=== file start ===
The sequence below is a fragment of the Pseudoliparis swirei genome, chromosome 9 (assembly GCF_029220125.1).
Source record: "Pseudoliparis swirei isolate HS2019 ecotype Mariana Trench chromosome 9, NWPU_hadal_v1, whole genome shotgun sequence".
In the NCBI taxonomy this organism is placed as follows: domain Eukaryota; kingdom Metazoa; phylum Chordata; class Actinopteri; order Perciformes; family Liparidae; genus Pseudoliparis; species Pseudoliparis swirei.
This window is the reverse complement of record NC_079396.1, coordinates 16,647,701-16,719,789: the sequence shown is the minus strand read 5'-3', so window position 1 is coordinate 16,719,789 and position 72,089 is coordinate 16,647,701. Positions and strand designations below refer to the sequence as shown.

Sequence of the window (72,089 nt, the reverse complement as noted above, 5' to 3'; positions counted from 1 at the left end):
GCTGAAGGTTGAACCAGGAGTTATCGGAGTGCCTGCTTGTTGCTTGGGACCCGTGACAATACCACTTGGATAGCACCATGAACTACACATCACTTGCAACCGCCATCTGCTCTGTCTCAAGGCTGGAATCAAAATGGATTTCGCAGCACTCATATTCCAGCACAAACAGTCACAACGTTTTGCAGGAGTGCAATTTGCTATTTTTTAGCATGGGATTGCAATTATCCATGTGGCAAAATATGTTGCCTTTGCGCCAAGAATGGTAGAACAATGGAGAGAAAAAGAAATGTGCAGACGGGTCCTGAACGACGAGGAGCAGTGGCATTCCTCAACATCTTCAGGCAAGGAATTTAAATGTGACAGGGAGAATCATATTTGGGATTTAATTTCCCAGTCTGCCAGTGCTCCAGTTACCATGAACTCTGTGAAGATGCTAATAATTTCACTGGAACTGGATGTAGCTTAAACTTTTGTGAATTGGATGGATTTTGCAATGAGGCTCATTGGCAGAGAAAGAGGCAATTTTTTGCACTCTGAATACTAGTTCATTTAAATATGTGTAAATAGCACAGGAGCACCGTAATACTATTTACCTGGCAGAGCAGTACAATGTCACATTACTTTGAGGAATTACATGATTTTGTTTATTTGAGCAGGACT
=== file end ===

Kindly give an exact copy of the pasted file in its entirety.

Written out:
The sequence below is a fragment of the Pseudoliparis swirei genome, chromosome 9 (assembly GCF_029220125.1).
Source record: "Pseudoliparis swirei isolate HS2019 ecotype Mariana Trench chromosome 9, NWPU_hadal_v1, whole genome shotgun sequence".
In the NCBI taxonomy this organism is placed as follows: domain Eukaryota; kingdom Metazoa; phylum Chordata; class Actinopteri; order Perciformes; family Liparidae; genus Pseudoliparis; species Pseudoliparis swirei.
This window is the reverse complement of record NC_079396.1, coordinates 16,647,701-16,719,789: the sequence shown is the minus strand read 5'-3', so window position 1 is coordinate 16,719,789 and position 72,089 is coordinate 16,647,701. Positions and strand designations below refer to the sequence as shown.

Sequence of the window (72,089 nt, the reverse complement as noted above, 5' to 3'; positions counted from 1 at the left end):
GCTGAAGGTTGAACCAGGAGTTATCGGAGTGCCTGCTTGTTGCTTGGGACCCGTGACAATACCACTTGGATAGCACCATGAACTACACATCACTTGCAACCGCCATCTGCTCTGTCTCAAGGCTGGAATCAAAATGGATTTCGCAGCACTCATATTCCAGCACAAACAGTCACAACGTTTTGCAGGAGTGCAATTTGCTATTTTTTAGCATGGGATTGCAATTATCCATGTGGCAAAATATGTTGCCTTTGCGCCAAGAATGGTAGAACAATGGAGAGAAAAAGAAATGTGCAGACGGGTCCTGAACGACGAGGAGCAGTGGCATTCCTCAACATCTTCAGGCAAGGAATTTAAATGTGACAGGGAGAATCATATTTGGGATTTAATTTCCCAGTCTGCCAGTGCTCCAGTTACCATGAACTCTGTGAAGATGCTAATAATTTCACTGGAACTGGATGTAGCTTAAACTTTTGTGAATTGGATGGATTTTGCAATGAGGCTCATTGGCAGAGAAAGAGGCAATTTTTTGCACTCTGAATACTAGTTCATTTAAATATGTGTAAATAGCACAGGAGCACCGTAATACTATTTACCTGGCAGAGCAGTACAATGTCACATTACTTTGAGGAATTACATGATTTTGTTTATTTGAGCAGGACT